Happy Birthday, Alfred Hitchcock

PETER BOGDANOVICH: But you never watch your films with an audience – don’t you miss hearing them scream?

ALFRED HITCHCOCK: No. I can hear them when I’m making the picture.

Hitchcock and Cary Grant

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5 Responses to Happy Birthday, Alfred Hitchcock

  1. Helena says:

    Two of my favourite things, Cary Grant and dramatic silhouettes!

  2. Carolyn Clarke says:

    I love this man and Cary Grant ain’t bad either. I just this minute finished watching the documentary “Hitchcoch/Truffaut” which discusses Truffaut’s book (obviously). I am not a film buff in any sense of the word but I love the movies I love and I can watch a Hitchcock or John Ford movie any day of the week and twice on Sunday and I have. IMHO, they both understand that a movie is visual. For some of their movies, you don’t even need sound. And they were both very romantic/sensual in showing relationships. The kisses in The Quiet Man or Notorius or She Wore A Yellow Ribbon. They way they used black and white or color. The focus on the eyes and hands which Ford didn’t do a lot (the scene in Stagecoach where the gambler decides to shoot the captain’s wife to save her from the Indians)but Hitchcock’s movie are all about eyes and hands (The lit milk glass, when Bob Cummings fights Norman Lloyd in the truck). Love that man. Even Frenzy and Topaz.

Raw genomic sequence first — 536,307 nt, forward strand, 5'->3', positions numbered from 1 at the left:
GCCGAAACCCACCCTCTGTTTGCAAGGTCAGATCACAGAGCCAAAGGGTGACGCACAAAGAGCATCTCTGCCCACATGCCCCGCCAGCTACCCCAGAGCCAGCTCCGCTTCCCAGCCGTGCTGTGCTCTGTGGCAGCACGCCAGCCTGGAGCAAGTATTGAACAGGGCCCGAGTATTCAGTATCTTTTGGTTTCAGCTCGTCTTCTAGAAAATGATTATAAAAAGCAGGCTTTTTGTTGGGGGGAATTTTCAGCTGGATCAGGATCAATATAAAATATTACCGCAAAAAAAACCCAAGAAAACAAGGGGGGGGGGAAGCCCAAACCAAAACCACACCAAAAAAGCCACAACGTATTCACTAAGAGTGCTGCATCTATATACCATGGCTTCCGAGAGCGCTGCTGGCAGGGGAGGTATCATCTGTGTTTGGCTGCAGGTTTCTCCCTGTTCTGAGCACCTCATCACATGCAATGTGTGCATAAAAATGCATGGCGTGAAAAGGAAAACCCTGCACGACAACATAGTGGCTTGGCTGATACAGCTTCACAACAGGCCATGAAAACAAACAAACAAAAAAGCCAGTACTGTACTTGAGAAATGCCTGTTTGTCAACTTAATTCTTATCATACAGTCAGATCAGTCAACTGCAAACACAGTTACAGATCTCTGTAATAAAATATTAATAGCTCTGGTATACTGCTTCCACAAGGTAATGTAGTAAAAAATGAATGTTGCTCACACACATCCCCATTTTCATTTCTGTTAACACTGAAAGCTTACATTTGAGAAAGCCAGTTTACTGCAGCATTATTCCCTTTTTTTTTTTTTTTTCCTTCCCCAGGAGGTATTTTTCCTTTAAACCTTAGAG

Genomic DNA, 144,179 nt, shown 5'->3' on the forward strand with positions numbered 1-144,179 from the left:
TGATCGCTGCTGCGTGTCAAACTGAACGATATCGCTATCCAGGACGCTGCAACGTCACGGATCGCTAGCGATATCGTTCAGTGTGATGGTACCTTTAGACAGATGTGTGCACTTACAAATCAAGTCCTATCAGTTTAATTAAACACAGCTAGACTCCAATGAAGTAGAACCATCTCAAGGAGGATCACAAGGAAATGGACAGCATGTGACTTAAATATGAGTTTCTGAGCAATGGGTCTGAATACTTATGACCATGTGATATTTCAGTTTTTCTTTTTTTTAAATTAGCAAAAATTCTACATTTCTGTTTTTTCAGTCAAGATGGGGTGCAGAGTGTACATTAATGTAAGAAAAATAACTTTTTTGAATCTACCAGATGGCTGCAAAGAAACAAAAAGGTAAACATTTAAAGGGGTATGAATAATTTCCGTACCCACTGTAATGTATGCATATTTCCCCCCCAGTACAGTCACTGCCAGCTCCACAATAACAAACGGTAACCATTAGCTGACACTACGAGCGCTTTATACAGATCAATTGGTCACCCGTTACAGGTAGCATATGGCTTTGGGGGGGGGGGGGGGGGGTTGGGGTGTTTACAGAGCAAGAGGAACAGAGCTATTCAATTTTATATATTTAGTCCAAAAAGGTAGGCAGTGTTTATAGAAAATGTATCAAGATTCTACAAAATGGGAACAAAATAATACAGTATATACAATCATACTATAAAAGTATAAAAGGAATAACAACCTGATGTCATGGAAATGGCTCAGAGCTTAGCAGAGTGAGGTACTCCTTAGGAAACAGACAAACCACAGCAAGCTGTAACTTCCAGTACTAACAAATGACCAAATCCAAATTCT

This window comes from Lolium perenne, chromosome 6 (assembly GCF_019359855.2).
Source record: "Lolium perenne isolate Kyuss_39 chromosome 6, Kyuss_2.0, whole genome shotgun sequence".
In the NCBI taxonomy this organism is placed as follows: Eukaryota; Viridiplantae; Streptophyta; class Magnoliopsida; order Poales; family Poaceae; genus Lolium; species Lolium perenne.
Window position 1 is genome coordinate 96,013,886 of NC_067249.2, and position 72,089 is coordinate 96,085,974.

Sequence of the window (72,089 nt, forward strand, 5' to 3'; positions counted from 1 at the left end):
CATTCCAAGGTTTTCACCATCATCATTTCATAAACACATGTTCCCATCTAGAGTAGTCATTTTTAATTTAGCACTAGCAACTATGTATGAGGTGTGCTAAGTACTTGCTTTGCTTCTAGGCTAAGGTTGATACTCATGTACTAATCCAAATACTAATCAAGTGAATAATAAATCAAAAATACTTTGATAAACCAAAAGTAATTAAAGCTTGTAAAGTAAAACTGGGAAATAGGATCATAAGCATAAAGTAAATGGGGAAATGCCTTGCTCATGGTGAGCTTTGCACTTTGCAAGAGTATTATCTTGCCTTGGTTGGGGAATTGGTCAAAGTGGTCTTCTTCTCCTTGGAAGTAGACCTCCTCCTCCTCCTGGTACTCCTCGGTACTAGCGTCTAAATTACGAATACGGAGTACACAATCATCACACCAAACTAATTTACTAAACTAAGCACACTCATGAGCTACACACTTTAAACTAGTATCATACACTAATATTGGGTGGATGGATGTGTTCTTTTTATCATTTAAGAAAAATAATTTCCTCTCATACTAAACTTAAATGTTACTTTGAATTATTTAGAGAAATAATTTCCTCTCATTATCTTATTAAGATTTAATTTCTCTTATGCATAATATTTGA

• sheila says:

      Carolyn – I love your observations, especially about eyes and hands!! Good stuff!

      That Truffaut/Hitchcock doc was so great – I met Kent Jones at the Film Forum screening here in New York, which was such a treat!

      I also love your observation that their films could work as silent films. I’m not sure who I could say that about today. Such masters. And it’s interesting to consider that Hitchcock was – not looked down upon – but wasn’t seen as “serious” because he was interested in a genre that wasn’t seen as respectable as, say, melodrama or social criticism. Truffaut’s interviews did a lot to turn that around – well, the French in general – who love the stuff of ours that we think is silly. Even Westerns! They hold the torch for our “trash” until we come around.

      • HelenaG says:

        //I also love your observation that their films could work as silent films. I’m not sure who I could say that about today.//

        Pawlikowski’s “Ida” immediately comes to mind.

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